Valley Fever (cont.)

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What is the treatment for valley fever (coccidioidomycosis)?

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The majority of cases (over 60%) spontaneously resolves and requires no treatment. However, there are several antifungal drugs available to treat coccidioidomycosis if needed. The drug of choice is usually amphotericin B, but oral azoles (fluconazole [Diflucan], itraconazole [Sporanox], ketoconazole [Nizoral]) and a triazole (posaconazole) can be used. A new drug called voriconazole may also be used. Caspofungin use has also been reported to treat the infection; it seem to work best in combination with other antifungal drugs. Most of these drugs have side effects, and most have not been proven safe to use in pregnant patients except for amphotericin B. High relapse rates can occur with some patients (about 75% relapse with brain involvement), requiring lifelong antifungal therapy. In general, dosage (especially pediatric), length of time of drug administration, and the choice of drug is best decided in consultation with an infectious disease specialist.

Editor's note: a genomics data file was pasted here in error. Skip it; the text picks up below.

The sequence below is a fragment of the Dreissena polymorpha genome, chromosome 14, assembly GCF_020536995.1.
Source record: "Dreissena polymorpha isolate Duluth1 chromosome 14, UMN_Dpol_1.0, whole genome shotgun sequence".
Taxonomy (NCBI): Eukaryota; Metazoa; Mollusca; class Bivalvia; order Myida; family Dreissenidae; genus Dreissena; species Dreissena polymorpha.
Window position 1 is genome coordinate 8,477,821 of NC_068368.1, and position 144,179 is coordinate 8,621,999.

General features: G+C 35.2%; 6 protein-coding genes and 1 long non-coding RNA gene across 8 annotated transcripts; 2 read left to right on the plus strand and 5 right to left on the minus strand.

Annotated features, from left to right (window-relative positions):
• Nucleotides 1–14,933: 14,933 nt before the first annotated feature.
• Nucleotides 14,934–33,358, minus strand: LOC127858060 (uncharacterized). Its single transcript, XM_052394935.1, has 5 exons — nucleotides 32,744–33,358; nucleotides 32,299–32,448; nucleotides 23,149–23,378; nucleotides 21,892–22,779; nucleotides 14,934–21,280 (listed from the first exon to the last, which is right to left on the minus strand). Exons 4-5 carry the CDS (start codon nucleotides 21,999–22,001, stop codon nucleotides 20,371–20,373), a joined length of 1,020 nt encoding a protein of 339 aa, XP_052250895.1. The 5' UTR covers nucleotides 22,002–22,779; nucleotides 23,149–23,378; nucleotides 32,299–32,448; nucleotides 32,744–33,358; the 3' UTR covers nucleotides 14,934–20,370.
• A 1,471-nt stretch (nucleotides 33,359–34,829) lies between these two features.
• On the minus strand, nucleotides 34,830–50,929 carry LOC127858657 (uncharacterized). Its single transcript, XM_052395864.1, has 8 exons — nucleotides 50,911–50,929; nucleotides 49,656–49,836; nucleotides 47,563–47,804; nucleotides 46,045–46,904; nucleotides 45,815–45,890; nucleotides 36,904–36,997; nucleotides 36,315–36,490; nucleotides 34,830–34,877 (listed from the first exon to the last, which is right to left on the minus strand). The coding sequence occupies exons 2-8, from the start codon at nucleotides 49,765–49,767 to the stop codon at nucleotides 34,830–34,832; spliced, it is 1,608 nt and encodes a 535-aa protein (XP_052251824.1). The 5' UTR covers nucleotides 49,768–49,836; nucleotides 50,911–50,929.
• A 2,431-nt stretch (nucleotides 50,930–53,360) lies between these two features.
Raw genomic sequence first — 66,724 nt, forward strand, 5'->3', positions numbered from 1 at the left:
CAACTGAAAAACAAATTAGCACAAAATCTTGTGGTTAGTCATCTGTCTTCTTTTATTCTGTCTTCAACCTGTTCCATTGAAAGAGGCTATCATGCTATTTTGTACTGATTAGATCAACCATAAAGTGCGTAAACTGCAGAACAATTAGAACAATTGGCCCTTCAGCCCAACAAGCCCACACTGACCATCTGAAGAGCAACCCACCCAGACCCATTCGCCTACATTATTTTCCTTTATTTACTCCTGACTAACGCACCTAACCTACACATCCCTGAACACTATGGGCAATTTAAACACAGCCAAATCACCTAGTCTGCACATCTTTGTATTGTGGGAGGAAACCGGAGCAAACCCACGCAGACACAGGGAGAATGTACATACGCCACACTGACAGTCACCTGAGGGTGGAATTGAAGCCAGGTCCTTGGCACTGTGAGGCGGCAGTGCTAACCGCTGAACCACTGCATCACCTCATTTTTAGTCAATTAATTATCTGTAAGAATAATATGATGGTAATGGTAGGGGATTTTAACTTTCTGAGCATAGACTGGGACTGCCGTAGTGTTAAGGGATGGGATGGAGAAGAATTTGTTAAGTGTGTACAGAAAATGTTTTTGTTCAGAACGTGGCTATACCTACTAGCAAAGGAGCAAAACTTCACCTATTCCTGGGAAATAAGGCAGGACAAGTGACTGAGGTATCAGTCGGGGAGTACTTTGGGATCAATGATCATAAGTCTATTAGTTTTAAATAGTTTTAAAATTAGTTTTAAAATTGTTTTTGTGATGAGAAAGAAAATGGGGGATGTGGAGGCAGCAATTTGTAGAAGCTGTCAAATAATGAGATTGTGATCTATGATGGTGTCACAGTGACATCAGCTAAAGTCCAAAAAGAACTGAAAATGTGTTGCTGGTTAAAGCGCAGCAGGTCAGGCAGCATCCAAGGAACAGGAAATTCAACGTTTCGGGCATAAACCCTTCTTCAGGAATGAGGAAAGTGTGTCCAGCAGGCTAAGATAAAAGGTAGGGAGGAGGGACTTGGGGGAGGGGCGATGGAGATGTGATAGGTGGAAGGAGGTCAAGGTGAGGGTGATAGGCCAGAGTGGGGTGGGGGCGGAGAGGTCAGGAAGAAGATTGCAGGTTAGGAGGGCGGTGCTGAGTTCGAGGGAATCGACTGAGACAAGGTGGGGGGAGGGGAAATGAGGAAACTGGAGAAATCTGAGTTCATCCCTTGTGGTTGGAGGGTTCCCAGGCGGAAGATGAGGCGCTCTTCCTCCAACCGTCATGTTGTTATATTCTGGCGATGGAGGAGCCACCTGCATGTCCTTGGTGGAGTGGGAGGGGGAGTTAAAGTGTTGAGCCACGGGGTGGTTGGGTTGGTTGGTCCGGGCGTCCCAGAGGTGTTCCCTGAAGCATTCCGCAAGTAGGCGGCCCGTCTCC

Surgical treatment is sometimes needed. Pulmonary cavities, persistent pulmonary infection, empyema (pus collection), and shunt placement are some of the surgical interventions used to treat this disease.

Other treatments (for example, prednisone [Deltasone, Liquid Pred] or alternative therapy such as dietary modification) are not currently recommended by most physicians; people should consult with their physician before trying to use such methods.

Medically Reviewed by a Doctor on 12/8/2014

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